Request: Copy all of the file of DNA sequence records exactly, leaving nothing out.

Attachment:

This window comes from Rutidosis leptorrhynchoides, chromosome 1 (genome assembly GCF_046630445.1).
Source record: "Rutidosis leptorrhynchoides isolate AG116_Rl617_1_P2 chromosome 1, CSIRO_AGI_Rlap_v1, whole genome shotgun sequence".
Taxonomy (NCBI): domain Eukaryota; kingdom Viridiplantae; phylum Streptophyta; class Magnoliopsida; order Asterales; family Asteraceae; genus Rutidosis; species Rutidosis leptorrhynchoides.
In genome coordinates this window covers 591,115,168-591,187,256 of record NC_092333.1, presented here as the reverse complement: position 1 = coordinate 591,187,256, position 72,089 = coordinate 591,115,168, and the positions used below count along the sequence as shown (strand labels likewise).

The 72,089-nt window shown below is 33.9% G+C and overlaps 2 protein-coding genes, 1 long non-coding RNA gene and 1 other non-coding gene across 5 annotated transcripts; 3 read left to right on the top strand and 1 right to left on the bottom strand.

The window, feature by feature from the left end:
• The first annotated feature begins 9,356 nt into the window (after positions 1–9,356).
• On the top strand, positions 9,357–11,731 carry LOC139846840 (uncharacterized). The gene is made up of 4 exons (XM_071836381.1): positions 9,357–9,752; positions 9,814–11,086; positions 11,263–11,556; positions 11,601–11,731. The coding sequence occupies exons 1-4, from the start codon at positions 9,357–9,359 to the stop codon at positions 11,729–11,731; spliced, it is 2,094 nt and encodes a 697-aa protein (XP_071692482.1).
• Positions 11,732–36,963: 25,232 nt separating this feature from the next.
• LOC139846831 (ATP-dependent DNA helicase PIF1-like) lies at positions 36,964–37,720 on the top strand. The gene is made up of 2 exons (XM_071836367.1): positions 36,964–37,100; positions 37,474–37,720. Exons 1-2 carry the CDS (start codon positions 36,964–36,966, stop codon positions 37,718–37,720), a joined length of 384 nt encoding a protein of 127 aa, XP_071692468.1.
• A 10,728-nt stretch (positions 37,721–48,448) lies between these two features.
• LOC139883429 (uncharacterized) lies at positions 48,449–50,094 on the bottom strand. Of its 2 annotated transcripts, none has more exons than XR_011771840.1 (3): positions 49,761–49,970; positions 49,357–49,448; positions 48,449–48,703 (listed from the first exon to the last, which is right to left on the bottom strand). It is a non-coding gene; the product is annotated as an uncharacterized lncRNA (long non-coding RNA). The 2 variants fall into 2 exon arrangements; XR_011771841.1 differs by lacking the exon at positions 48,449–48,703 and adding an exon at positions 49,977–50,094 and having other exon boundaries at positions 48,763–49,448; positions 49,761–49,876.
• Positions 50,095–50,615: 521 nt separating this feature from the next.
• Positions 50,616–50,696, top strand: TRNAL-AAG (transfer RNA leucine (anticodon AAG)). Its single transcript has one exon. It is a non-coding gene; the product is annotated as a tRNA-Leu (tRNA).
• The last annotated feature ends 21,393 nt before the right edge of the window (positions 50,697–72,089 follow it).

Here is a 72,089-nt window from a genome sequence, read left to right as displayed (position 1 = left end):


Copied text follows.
This window comes from Rutidosis leptorrhynchoides, chromosome 1 (genome assembly GCF_046630445.1).
Source record: "Rutidosis leptorrhynchoides isolate AG116_Rl617_1_P2 chromosome 1, CSIRO_AGI_Rlap_v1, whole genome shotgun sequence".
Taxonomy (NCBI): domain Eukaryota; kingdom Viridiplantae; phylum Streptophyta; class Magnoliopsida; order Asterales; family Asteraceae; genus Rutidosis; species Rutidosis leptorrhynchoides.
In genome coordinates this window covers 591,115,168-591,187,256 of record NC_092333.1, presented here as the reverse complement: position 1 = coordinate 591,187,256, position 72,089 = coordinate 591,115,168, and the positions used below count along the sequence as shown (strand labels likewise).

The 72,089-nt window shown below is 33.9% G+C and overlaps 2 protein-coding genes, 1 long non-coding RNA gene and 1 other non-coding gene across 5 annotated transcripts; 3 read left to right on the top strand and 1 right to left on the bottom strand.

The window, feature by feature from the left end:
• The first annotated feature begins 9,356 nt into the window (after positions 1–9,356).
• On the top strand, positions 9,357–11,731 carry LOC139846840 (uncharacterized). The gene is made up of 4 exons (XM_071836381.1): positions 9,357–9,752; positions 9,814–11,086; positions 11,263–11,556; positions 11,601–11,731. The coding sequence occupies exons 1-4, from the start codon at positions 9,357–9,359 to the stop codon at positions 11,729–11,731; spliced, it is 2,094 nt and encodes a 697-aa protein (XP_071692482.1).
• Positions 11,732–36,963: 25,232 nt separating this feature from the next.
• LOC139846831 (ATP-dependent DNA helicase PIF1-like) lies at positions 36,964–37,720 on the top strand. The gene is made up of 2 exons (XM_071836367.1): positions 36,964–37,100; positions 37,474–37,720. Exons 1-2 carry the CDS (start codon positions 36,964–36,966, stop codon positions 37,718–37,720), a joined length of 384 nt encoding a protein of 127 aa, XP_071692468.1.
• A 10,728-nt stretch (positions 37,721–48,448) lies between these two features.
• LOC139883429 (uncharacterized) lies at positions 48,449–50,094 on the bottom strand. Of its 2 annotated transcripts, none has more exons than XR_011771840.1 (3): positions 49,761–49,970; positions 49,357–49,448; positions 48,449–48,703 (listed from the first exon to the last, which is right to left on the bottom strand). It is a non-coding gene; the product is annotated as an uncharacterized lncRNA (long non-coding RNA). The 2 variants fall into 2 exon arrangements; XR_011771841.1 differs by lacking the exon at positions 48,449–48,703 and adding an exon at positions 49,977–50,094 and having other exon boundaries at positions 48,763–49,448; positions 49,761–49,876.
• Positions 50,095–50,615: 521 nt separating this feature from the next.
• Positions 50,616–50,696, top strand: TRNAL-AAG (transfer RNA leucine (anticodon AAG)). Its single transcript has one exon. It is a non-coding gene; the product is annotated as a tRNA-Leu (tRNA).
• The last annotated feature ends 21,393 nt before the right edge of the window (positions 50,697–72,089 follow it).

Here is a 72,089-nt window from a genome sequence, read left to right as displayed (position 1 = left end):